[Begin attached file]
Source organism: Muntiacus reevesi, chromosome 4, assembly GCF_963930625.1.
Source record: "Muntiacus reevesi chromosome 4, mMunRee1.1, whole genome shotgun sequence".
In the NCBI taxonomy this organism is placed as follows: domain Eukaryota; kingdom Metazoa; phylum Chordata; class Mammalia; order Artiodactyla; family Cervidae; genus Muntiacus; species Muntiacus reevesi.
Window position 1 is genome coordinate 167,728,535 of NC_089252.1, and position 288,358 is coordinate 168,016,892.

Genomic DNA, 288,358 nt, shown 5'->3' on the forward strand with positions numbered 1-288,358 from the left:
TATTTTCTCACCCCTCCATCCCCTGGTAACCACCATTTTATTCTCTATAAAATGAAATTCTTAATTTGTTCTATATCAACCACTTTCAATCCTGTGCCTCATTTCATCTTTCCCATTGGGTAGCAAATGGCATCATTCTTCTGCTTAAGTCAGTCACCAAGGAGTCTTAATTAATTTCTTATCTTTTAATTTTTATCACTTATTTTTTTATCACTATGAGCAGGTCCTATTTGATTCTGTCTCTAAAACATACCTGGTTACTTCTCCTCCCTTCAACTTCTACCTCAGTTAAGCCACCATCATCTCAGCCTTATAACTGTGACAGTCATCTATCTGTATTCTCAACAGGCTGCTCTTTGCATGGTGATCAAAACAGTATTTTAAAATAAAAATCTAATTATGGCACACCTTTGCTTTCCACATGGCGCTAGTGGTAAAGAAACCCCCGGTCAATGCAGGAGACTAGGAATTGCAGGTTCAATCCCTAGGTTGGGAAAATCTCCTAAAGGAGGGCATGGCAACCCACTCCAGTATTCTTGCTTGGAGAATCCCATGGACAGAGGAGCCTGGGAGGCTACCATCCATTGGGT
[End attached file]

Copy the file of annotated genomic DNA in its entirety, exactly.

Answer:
Source organism: Muntiacus reevesi, chromosome 4, assembly GCF_963930625.1.
Source record: "Muntiacus reevesi chromosome 4, mMunRee1.1, whole genome shotgun sequence".
In the NCBI taxonomy this organism is placed as follows: domain Eukaryota; kingdom Metazoa; phylum Chordata; class Mammalia; order Artiodactyla; family Cervidae; genus Muntiacus; species Muntiacus reevesi.
Window position 1 is genome coordinate 167,728,535 of NC_089252.1, and position 288,358 is coordinate 168,016,892.

Genomic DNA, 288,358 nt, shown 5'->3' on the forward strand with positions numbered 1-288,358 from the left:
TATTTTCTCACCCCTCCATCCCCTGGTAACCACCATTTTATTCTCTATAAAATGAAATTCTTAATTTGTTCTATATCAACCACTTTCAATCCTGTGCCTCATTTCATCTTTCCCATTGGGTAGCAAATGGCATCATTCTTCTGCTTAAGTCAGTCACCAAGGAGTCTTAATTAATTTCTTATCTTTTAATTTTTATCACTTATTTTTTTATCACTATGAGCAGGTCCTATTTGATTCTGTCTCTAAAACATACCTGGTTACTTCTCCTCCCTTCAACTTCTACCTCAGTTAAGCCACCATCATCTCAGCCTTATAACTGTGACAGTCATCTATCTGTATTCTCAACAGGCTGCTCTTTGCATGGTGATCAAAACAGTATTTTAAAATAAAAATCTAATTATGGCACACCTTTGCTTTCCACATGGCGCTAGTGGTAAAGAAACCCCCGGTCAATGCAGGAGACTAGGAATTGCAGGTTCAATCCCTAGGTTGGGAAAATCTCCTAAAGGAGGGCATGGCAACCCACTCCAGTATTCTTGCTTGGAGAATCCCATGGACAGAGGAGCCTGGGAGGCTACCATCCATTGGGT